Rheology of Pressure Sensitive Adhesives in Dermal Patches

Rheology Lab Viscosity, rheology and surface measurements are vital to the performance of any pressure sensitive adhesive. The stakes for getting these properties wrong are higher in a medicated transdermal patch than in other systems, where keeping the patch affixed – and to the right person – can literally be a matter of life or death.

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The rheological properties of adhesives are vital to their performance, and there are few situations in which the correct and balanced performance of an adhesive is as important as it is with a dermal patch. The pressure sensitive adhesive is required to achieve a number of difficult but vital properties. First and foremost, the adhesive must be… adhesive. It has to stick well enough to both the skin and the backing layer that the patch does not fall off during wear. However, the adhesive must also perform as a dispersing agent for the active ingredient, be it as a direct carrier in the case of single layer drug in adhesive patches or as a distributor in the case of matrix or reservoir style patches. Finally, the flow properties of the adhesive much be such that there is no “seepage”. The glue must stay under the area of the backing to prevent changes to the absorption area, or absorption by other people.

Tack versus Peel: A Matter of Time

An adhesive patch needs to stick, but it needs to stick just enough. An adhesive that doesn’t stick enough will fall off, which can be dangerous for the patient and non-patients alike. A patch that sticks too well (while much better than one that does not stick at all) will be uncomfortable or even painful to remove. The adhesive in a dermal patch has to do more than a regular adhesive however. It needs to act as a carrier and dispensing mechanism for the active ingredient, and those properties can get in the way of adhesion. There are three areas of adhesion during which a transdermal patch can fail:

  • Glue Small Tack Adhesion – It is vitally important that the adhesive is able to stick to the skin on brief contact and under light pressure. This first phase of adhesion can be investigated with a tack test. In essence, this test applies a small force over a short timescale and measures the force required to pull the plate back up away from the adhesive.
  • Peel Adhesion – While tack investigates the initial application of the patch, the longer term performance is harder to measure. The short time-scale “tack” tests become less relevant and are replaced by a longer timescale “peel” situation. By measuring the storage modulus and loss modulus of an adhesive at different frequencies encapsulating the range of frequencies likely to be experienced by the adhesive allows the adhesive to be plotted to a graph and reveals vital information about its viscoelastic and adhesive properties.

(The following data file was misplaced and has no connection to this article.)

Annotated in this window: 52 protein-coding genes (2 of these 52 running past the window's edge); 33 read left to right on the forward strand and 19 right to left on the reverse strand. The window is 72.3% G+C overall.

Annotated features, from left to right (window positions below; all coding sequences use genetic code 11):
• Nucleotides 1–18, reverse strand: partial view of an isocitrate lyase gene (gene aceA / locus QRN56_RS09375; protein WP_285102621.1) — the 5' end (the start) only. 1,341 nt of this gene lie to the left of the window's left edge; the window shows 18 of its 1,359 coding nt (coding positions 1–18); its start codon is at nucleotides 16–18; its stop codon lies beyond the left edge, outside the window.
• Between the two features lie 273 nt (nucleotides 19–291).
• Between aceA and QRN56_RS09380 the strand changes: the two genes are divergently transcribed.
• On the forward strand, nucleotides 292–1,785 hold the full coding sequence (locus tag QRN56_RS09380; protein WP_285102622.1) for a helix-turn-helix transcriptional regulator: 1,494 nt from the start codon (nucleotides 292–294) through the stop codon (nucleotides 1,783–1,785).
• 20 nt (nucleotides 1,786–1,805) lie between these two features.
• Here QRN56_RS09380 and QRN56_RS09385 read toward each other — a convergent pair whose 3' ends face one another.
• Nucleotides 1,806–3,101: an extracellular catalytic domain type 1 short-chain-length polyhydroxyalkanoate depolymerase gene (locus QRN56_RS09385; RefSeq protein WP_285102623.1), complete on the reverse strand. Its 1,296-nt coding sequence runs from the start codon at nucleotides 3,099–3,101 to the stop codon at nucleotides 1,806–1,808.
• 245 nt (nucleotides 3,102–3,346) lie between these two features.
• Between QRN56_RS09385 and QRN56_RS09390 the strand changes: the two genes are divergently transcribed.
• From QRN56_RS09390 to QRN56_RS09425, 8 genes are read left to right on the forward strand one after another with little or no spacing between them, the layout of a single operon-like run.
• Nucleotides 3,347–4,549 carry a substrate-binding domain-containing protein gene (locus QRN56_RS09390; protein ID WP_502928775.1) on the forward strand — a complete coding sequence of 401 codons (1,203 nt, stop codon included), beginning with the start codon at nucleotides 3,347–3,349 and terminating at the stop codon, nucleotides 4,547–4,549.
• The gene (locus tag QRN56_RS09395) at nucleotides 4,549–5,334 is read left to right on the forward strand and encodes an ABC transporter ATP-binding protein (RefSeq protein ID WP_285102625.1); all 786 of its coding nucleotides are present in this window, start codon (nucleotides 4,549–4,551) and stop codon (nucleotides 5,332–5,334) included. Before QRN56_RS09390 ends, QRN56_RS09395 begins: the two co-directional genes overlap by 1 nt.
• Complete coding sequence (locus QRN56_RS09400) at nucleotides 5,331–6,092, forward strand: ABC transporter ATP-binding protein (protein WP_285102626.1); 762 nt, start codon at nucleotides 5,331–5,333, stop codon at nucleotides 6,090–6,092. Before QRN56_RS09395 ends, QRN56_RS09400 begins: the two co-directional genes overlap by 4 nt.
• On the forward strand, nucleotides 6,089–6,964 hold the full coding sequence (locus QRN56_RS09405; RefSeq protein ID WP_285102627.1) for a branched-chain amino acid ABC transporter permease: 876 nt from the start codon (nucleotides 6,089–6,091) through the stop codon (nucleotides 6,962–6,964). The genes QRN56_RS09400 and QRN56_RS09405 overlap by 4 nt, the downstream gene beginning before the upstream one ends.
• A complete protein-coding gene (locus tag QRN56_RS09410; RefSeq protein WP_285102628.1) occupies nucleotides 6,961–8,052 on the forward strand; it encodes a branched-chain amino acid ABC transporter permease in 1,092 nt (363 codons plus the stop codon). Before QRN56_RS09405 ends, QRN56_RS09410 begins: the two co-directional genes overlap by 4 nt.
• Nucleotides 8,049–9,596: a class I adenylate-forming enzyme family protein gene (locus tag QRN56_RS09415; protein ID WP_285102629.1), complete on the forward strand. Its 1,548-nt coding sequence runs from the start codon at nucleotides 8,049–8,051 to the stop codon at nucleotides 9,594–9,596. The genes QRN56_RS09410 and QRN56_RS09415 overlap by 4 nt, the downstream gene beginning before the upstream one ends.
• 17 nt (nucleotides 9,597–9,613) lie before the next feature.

• Shear adhesion – The adhesive ability of a material when forces are applied parallel, as opposed to perpendicular, to the substrate. The patch is pulled from side to side as if being rubbed by clothing, rather than pulled away, as if being pulled off.

“The composition and relevant characteristics of excipient mixes, e.g. adhesive solutions or suspensions, should be provided and characterised, including viscoelastic properties”

-From the European Medicines Agency “Guideline on quality of transdermal patches”

While viscosity plays a part in adhesion, oscillatory measurements “wobble” an adhesive back and forth, looking for a more delicate structure that is particularly relevant to a pressure sensitive adhesive. Once applied, the adhesive is much more likely to experience these gentle forces as the patch is rubbed or bumped. Due to the viscoelastic properties inherent to a pressure sensitive adhesive, oscillatory testing is vital to understanding their behaviour and performance. This testing can also generate other vital information, such as zero-shear viscosity, by making use of a Cox Merz transformation.

Cold Flow, Yield Stress and Zero Shear Viscosity

ColdflowCold flow describes creeping flow of a material. This behaviour is particularly pertinent to transdermal patch adhesives. An adhesive with a large cold flow will “spread out” over time, leading to altered contact area over which the drug can be absorbed by the patient. It is also possible that the area of adhesive exceeds the area of the backing, allowing for the drug to be transmitted to people it is not intended for.

Cold flow can also lead to the adhesive sticking to the packaging when stored over time, posing a further potential to change the end users dosage. This cold flow behaviour can be measured with a variety of methods, from traditional creep testing, to a combination of zero-shear (viscosity of the adhesive at very low shear forces) and yield stress (force required to cause the adhesive to flow) measurements. Analysing the cold flow properties of your transdermal adhesive should be a priority for ensuring your active ingredient gets to your patient – and just your patient – at the correct time in the correct dosage.

Creep and Zero Shear Viscosity

Creating a Well-Rounded Characterisation of Your Transdermal Patch Adhesive

A transdermal patch needs to stick really well, but be easy to remove. It needs to allow a drug to pass through it at a controlled rate, and not spread outside the bounds of its backing. Creating a safe and effective dermal patch can be a balancing act, combining a multitude of different properties. Profiling the rheology of your transdermal patch adhesive gives you the best start at formulation, a starting point for troubleshooting and a head start on regulatory assessments.

Let us know how we can help you characterise your transdermal patches.

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